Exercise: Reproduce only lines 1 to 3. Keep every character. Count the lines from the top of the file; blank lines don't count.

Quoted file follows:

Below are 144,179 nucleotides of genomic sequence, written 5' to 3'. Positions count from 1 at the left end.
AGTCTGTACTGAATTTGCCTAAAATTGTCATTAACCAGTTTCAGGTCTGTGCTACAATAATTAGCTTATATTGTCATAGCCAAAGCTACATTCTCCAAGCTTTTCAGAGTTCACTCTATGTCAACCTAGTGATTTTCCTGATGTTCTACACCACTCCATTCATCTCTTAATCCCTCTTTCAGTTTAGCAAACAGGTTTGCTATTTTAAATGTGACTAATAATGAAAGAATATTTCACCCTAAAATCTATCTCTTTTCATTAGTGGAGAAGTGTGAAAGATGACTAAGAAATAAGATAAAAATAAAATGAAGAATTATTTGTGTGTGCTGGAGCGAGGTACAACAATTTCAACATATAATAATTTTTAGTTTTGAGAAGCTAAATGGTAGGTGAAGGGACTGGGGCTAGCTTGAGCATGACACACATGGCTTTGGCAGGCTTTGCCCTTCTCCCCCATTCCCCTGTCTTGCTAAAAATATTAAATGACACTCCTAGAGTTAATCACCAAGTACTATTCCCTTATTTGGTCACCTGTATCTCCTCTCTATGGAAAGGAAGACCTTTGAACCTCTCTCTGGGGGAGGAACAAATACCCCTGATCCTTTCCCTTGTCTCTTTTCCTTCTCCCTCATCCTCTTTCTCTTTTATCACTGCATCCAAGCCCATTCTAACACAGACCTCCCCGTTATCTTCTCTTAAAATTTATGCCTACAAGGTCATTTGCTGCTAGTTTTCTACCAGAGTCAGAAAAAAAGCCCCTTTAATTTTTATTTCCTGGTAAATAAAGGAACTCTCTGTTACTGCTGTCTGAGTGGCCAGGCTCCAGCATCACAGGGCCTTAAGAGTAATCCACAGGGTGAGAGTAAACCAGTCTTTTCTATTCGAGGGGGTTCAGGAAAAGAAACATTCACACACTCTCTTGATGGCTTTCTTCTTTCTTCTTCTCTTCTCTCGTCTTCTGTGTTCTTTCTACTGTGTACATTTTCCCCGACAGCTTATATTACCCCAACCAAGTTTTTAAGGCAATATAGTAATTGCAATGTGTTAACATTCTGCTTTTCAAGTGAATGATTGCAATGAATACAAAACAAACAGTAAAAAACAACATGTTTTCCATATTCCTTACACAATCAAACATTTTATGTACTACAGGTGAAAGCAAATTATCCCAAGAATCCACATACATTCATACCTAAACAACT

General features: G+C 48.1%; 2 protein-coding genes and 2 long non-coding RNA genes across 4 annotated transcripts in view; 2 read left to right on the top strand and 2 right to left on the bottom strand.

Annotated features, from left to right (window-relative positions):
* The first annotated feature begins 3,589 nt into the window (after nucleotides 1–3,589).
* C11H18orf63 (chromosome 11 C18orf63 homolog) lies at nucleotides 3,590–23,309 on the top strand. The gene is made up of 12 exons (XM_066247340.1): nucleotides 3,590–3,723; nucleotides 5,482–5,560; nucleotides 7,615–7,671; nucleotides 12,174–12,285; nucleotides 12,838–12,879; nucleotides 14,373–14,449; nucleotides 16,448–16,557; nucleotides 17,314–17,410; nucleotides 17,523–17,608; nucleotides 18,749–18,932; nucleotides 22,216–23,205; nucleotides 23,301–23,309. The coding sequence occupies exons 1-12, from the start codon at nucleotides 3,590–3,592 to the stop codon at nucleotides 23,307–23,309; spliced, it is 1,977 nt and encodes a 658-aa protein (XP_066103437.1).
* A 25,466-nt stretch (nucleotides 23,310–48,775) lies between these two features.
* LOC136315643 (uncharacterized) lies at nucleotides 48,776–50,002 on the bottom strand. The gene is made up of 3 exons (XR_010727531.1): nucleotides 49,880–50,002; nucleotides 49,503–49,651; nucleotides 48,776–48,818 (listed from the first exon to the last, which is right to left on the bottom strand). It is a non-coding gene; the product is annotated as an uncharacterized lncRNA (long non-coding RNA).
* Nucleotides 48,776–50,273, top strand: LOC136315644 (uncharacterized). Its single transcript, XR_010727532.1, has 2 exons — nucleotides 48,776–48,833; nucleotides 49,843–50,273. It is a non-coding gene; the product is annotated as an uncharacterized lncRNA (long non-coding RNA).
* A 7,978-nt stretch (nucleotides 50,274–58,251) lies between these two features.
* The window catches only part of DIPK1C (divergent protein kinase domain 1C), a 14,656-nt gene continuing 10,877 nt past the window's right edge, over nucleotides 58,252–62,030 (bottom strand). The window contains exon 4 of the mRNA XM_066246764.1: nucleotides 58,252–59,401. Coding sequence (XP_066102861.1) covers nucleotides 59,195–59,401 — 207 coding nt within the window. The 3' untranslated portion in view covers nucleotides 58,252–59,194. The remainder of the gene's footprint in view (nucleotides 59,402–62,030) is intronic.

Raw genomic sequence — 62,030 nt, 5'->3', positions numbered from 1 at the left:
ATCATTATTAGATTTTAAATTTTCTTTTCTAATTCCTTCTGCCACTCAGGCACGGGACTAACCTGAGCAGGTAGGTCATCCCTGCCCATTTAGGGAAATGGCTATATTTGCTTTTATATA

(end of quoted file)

Below are 144,179 nucleotides of genomic sequence, written 5' to 3'. Positions count from 1 at the left end.
AGTCTGTACTGAATTTGCCTAAAATTGTCATTAACCAGTTTCAGGTCTGTGCTACAATAATTAGCTTATATTGTCATAGCCAAAGCTACATTCTCCAAGCTTTTCAGAGTTCACTCTATGTCAACCTAGTGATTTTCCTGATGTTCTACACCACTCCATTCATCTCTTAATCCCTCTTTCAGTTTAGCAAACAGGTTTGCTATTTTAAATGTGACTAATAATGAAAGAATATTTCACCCTAAAATCTATCTCTTTTCATTAGTGGAGAAGTGTGAAAGATGACTAAGAAATAAGATAAAAATAAAATGAAGAATTATTTGTGTGTGCTGGAGCGAGGTACAACAATTTCAACATATAATAATTTTTAGTTTTGAGAAGCTAAATGGTAGGTGAAGGGACTGGGGCTAGCTTGAGCATGACACACATGGCTTTGGCAGGCTTTGCCCTTCTCCCCCATTCCCCTGTCTTGCTAAAAATATTAAATGACACTCCTAGAGTTAATCACCAAGTACTATTCCCTTATTTGGTCACCTGTATCTCCTCTCTATGGAAAGGAAGACCTTTGAACCTCTCTCTGGGGGAGGAACAAATACCCCTGATCCTTTCCCTTGTCTCTTTTCCTTCTCCCTCATCCTCTTTCTCTTTTATCACTGCATCCAAGCCCATTCTAACACAGACCTCCCCGTTATCTTCTCTTAAAATTTATGCCTACAAGGTCATTTGCTGCTAGTTTTCTACCAGAGTCAGAAAAAAAGCCCCTTTAATTTTTATTTCCTGGTAAATAAAGGAACTCTCTGTTACTGCTGTCTGAGTGGCCAGGCTCCAGCATCACAGGGCCTTAAGAGTAATCCACAGGGTGAGAGTAAACCAGTCTTTTCTATTCGAGGGGGTTCAGGAAAAGAAACATTCACACACTCTCTTGATGGCTTTCTTCTTTCTTCTTCTCTTCTCTCGTCTTCTGTGTTCTTTCTACTGTGTACATTTTCCCCGACAGCTTATATTACCCCAACCAAGTTTTTAAGGCAATATAGTAATTGCAATGTGTTAACATTCTGCTTTTCAAGTGAATGATTGCAATGAATACAAAACAAACAGTAAAAAACAACATGTTTTCCATATTCCTTACACAATCAAACATTTTATGTACTACAGGTGAAAGCAAATTATCCCAAGAATCCACATACATTCATACCTAAACAACT

General features: G+C 48.1%; 2 protein-coding genes and 2 long non-coding RNA genes across 4 annotated transcripts in view; 2 read left to right on the top strand and 2 right to left on the bottom strand.